Every professional tennis season unofficially begins with the Australian Open. There are always a few smaller tournaments in early January to kick off a season, but only when the players take their places at the first Grand Slam of the year does the action really heat up.
The 2009 Australian Open begins on January 19, the third week of the tennis season. Heading into next year, the ATP Tour rankings show Rafael Nadal, Roger Federer, Novak Djokovic, Andy Murray, and Nikolay Davydenko as the Top 5 players. Jo-Wilfried Tsonga, Gilles Simon, Andy Roddick, Juan Martin Del Potro, and James Blake round out the Top 10.
Only the Top 4, however, are considered serious threats to win the upcoming Australian Open, which is staged in Melbourne,asianbookie livescore Australia at historic Melbourne Park Tennis Center. Rod Laver Arena, named for the former Australian tennis great, will be the venue for the men’s title match on February 1, 2009.
Nadal recently put an end to Federer’s 237-week reign as the No. 1 player in the world. The pinnacle of Nadal’s journey to the elusive top spot came last season at Wimbledon, where he defeated the Swiss in a five-set classic to end Federer’s run of five consecutive titles at the All-England Club. Nadal also won his fourth straight French Open crown, the Olympic gold medal in men’s singles, the Masters Series event in Monte Carlo, and the Masters Series event in Hamburg. Injury concerns surrounding his knee are the only problems Nadal has to deal with heading into 2009.
Federer’s 2008 campaign was not up to normal Federer standards, and it started with a loss in the semifinals of the Australian Open. Federer has three Aussie Open titles, however, and he will be looking to restore his dominance Down Under next month. He should have a good chance of winning another title, as he salvaged his 2008 season by winning the last Grand Slam of the year at the U.S. Open.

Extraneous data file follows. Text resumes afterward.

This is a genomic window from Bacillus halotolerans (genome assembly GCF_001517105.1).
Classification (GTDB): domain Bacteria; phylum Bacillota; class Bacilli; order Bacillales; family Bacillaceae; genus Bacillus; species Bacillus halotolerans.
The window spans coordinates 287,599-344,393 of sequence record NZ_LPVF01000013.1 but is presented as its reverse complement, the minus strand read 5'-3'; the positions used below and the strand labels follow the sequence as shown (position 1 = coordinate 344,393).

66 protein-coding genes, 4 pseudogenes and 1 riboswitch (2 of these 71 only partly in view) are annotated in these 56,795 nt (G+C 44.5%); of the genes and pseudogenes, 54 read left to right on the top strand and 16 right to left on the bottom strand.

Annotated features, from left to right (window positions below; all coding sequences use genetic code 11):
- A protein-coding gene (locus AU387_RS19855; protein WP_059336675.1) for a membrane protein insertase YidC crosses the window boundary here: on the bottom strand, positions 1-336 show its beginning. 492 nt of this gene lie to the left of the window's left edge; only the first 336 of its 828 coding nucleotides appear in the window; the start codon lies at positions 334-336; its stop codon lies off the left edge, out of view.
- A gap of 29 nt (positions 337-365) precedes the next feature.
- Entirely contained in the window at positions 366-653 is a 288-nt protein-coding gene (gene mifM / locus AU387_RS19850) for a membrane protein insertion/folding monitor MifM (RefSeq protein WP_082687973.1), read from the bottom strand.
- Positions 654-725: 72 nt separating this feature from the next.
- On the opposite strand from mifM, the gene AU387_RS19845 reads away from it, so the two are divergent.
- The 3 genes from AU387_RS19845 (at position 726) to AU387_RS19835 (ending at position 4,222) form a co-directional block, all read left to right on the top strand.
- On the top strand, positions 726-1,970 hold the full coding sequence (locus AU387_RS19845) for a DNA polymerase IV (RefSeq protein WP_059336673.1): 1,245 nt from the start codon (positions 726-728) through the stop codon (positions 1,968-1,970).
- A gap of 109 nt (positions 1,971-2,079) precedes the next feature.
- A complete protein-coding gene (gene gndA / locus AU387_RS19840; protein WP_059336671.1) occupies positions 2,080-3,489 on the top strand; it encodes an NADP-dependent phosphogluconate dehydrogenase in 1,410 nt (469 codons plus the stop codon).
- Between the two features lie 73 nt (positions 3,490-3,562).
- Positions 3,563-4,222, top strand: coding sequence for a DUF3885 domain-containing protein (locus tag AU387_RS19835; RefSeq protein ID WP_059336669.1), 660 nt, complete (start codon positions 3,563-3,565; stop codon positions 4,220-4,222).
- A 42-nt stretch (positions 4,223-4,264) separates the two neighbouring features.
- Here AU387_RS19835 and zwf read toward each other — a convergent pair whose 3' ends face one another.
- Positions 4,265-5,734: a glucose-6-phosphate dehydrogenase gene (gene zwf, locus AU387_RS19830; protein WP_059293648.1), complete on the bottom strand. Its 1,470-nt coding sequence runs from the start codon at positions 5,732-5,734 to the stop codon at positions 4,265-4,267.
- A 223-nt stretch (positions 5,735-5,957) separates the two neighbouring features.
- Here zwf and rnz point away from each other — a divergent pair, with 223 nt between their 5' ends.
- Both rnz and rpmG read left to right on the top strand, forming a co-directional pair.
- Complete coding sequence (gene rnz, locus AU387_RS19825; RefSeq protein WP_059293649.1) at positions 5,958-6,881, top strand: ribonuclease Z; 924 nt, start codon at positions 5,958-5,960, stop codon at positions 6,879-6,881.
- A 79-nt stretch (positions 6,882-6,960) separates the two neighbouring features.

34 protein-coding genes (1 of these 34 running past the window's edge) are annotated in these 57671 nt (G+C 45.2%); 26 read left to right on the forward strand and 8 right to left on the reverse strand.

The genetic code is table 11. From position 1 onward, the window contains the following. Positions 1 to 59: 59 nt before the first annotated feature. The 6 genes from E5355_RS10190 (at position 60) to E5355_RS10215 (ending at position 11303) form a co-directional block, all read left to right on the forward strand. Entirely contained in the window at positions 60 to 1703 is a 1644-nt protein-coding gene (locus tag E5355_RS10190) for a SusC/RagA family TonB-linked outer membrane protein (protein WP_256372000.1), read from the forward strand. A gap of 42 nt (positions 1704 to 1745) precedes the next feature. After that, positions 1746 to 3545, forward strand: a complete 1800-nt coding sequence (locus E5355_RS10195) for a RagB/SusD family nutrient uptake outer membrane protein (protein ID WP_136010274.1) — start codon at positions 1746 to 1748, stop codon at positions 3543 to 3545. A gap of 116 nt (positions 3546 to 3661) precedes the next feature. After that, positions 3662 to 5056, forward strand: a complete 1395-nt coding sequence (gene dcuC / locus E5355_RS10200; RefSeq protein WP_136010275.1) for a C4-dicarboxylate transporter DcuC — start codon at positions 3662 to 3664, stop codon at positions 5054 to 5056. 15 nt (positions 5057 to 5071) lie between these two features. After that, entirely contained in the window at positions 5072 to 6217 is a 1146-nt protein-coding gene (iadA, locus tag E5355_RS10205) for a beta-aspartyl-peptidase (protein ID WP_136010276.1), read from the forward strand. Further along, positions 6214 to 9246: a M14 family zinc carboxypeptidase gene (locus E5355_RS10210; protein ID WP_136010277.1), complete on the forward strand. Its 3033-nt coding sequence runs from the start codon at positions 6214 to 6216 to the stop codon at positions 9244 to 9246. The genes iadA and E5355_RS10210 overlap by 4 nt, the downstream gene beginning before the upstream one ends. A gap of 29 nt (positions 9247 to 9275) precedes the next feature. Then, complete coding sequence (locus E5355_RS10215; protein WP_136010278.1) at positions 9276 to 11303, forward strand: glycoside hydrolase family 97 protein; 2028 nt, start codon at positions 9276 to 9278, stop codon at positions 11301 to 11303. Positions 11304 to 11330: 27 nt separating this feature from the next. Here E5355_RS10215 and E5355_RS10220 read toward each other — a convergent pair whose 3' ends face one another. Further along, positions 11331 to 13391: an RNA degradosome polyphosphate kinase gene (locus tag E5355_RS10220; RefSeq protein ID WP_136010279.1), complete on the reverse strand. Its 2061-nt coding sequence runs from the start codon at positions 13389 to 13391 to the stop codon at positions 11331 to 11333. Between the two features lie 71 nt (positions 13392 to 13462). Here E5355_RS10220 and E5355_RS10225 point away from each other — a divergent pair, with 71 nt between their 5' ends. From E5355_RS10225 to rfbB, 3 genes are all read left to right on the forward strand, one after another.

Djokovic is the defending Australian Open champion, as he captured his first Grand Slam title in Melbourne by defeating Federer in the semifinals and Jo-Wilfried Tsonga in a four-set final. The Serb also won the last tournament of 2008, capturing the Masters Cup trophy. That victory gives Djokovic a full head of momentum heading into 2009.
A new Grand Slam contender, Murray, joined the fray in 2008. Murray finished runner-up to Roger Federer at the U.S. Open and won back-to-back Masters Series titles in Cincinnati and Madrid. The Scot also reached the quarterfinals of Wimbledon.
The Australian Open, however, often produces a surprise finalist. Recent runner-up finishers include Rainer Schuettler in 2003, Marcos Baghdatis in 2006, Fernando Gonzalez in 2007, and Tsonga in 2008. If only one of the top four players reaches the 2009 title match, there are several other men worth keeping an eye on to fill the other spot. Del Potro won four consecutive ATP titles in July and August and did not lose a single match in between Wimbledon and the U.S. Open.
Simon surged into the Top 10 with a title in Indianapolis, semifinal finishes at the Masters Series Canada and the Masters Cup, and a runner-up performance in Madrid. Up-and-coming youngsters who could be ready for Grand Slam greatness also include Marin Cilic and Ernests Gulbis.